Title of Presentation: An Overview of Three Aquatic Education Programs in Missouri.
Authors: Janice Schnake Greene, Associate Professor of Biology, Southwest Missouri State University, 901 S. National Avenue, Springfield, MO 65804 (417) 836-5306, JaniceGreene@mail.smsu.edu;
Gregg Krumme, Department of Biology, Southwest Missouri State University, 901 S. National Avenue, Springfield, MO 65804, (417) 836-5126; Brian Roddiger, Department of Biology, Southwest Missouri State University, 901 S. National Avenue, Springfield, MO 65804, (417) 836-5126
Presenters: Janice Schnake Greene, Associate Professor of Biology, Southwest Missouri State University
A/V Needs: digital projector and laptop or slide projector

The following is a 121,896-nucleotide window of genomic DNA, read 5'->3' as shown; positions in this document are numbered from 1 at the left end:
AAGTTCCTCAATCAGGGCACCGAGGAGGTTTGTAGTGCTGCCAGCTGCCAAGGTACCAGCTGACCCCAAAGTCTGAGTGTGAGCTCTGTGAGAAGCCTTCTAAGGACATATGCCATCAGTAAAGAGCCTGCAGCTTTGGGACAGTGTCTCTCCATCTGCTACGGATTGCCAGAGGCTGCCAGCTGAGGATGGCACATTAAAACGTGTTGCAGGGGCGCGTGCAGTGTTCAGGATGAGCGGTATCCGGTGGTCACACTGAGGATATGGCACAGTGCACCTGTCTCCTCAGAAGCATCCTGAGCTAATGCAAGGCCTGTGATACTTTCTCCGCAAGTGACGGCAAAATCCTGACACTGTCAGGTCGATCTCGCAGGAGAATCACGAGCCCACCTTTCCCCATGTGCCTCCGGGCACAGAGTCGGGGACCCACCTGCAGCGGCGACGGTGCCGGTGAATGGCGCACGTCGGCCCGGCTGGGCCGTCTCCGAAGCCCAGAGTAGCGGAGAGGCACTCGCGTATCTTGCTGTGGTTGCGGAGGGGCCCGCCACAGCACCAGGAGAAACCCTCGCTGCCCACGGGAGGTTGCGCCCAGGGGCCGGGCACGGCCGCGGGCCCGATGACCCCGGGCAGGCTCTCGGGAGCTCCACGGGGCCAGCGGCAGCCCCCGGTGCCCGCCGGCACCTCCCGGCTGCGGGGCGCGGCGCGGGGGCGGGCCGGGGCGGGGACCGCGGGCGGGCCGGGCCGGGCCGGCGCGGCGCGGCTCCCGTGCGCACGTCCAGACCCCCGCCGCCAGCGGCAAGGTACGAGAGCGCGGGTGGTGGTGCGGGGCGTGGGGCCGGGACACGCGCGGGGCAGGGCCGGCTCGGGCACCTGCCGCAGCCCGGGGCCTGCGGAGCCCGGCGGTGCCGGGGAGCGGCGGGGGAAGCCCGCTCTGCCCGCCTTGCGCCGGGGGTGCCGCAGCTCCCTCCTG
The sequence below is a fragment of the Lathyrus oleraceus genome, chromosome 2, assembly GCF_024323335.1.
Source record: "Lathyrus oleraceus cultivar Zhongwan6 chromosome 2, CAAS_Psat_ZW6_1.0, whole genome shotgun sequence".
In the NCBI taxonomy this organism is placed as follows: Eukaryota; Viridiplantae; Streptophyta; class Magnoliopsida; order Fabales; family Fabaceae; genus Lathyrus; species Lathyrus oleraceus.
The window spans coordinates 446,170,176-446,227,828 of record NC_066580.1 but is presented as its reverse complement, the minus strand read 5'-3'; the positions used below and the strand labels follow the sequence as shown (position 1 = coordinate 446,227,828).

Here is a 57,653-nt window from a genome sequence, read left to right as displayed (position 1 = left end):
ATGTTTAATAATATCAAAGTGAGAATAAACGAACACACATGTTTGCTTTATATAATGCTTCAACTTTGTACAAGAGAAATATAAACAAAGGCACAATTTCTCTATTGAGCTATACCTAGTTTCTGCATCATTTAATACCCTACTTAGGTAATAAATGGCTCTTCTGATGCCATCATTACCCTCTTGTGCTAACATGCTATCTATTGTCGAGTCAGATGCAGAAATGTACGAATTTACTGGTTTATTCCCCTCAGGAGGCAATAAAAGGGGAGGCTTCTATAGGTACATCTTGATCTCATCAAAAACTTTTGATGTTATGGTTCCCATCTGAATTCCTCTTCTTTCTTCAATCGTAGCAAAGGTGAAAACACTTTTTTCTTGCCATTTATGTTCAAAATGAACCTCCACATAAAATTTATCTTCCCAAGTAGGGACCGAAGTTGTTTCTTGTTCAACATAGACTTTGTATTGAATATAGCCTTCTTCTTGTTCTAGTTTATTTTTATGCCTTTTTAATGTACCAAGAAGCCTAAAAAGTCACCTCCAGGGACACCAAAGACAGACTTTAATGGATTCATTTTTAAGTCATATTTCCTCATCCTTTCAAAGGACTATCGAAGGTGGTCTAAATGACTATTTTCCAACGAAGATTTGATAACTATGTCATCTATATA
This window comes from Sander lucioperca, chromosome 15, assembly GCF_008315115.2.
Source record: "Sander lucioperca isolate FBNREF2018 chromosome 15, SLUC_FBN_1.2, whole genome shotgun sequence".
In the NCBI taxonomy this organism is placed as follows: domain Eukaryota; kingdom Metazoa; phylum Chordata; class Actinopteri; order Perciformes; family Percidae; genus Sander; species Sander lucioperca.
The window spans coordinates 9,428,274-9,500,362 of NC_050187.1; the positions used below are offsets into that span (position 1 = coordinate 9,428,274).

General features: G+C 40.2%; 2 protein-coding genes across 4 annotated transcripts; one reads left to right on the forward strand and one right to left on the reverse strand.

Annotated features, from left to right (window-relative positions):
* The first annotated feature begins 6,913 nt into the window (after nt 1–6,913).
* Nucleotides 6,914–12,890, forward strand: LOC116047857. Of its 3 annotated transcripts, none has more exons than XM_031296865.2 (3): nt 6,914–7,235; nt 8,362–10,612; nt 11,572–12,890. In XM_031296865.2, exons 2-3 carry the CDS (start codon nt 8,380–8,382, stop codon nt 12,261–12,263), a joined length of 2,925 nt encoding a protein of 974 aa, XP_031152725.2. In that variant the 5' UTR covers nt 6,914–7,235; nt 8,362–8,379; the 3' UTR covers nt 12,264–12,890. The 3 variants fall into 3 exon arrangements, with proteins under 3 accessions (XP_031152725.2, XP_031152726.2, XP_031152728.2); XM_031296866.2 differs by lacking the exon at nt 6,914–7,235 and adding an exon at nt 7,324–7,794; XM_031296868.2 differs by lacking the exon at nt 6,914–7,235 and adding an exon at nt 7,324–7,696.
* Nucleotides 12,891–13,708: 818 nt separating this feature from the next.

Abstract: Missouri has been active in conservation education for many years. It has 56,000 miles of flowing surface water and several large lakes, therefore, aquatic education is an important part of the overall conservation education program. This presentation will look at three studies dealing with aquatic education. The first study examined 6th and 12th graders' knowledge, attitudes and behaviors related to conservation. Overall, students had a good understanding of aquatic concepts including a watershed, groundwater, riparian zones, and aquatic food chains. However, students did not understand how soil erosion affects aquatic systems or the functions of wetlands. The second study evaluated the Missouri Stream Team Program. The Missouri Department of Conservation, Missouri Department of Natural Resources, and the Conservation Federation of Missouri developed the Stream Team Program to foster education, stewardship, and advocacy. An evaluation of students experienced in Stream Teams and non-experienced students' knowledge and attitudes was conducted in 1997/98. Significant differences in knowledge were found between experienced and non-experienced individuals, grade levels, and schools. Analysis of attitude scores revealed significant differences between groups and between gender. In general, individuals with Stream Team experience scored higher than non-experienced individuals in knowledge and attitudes. The third study is an evaluation of education programs at the Roaring River Trout Hatchery in Cassville, Missouri. Four hundred visitors to the hatchery were surveyed to look at knowledge and attitudes of aquatic resources and perceptions of programs. Results will be discussed.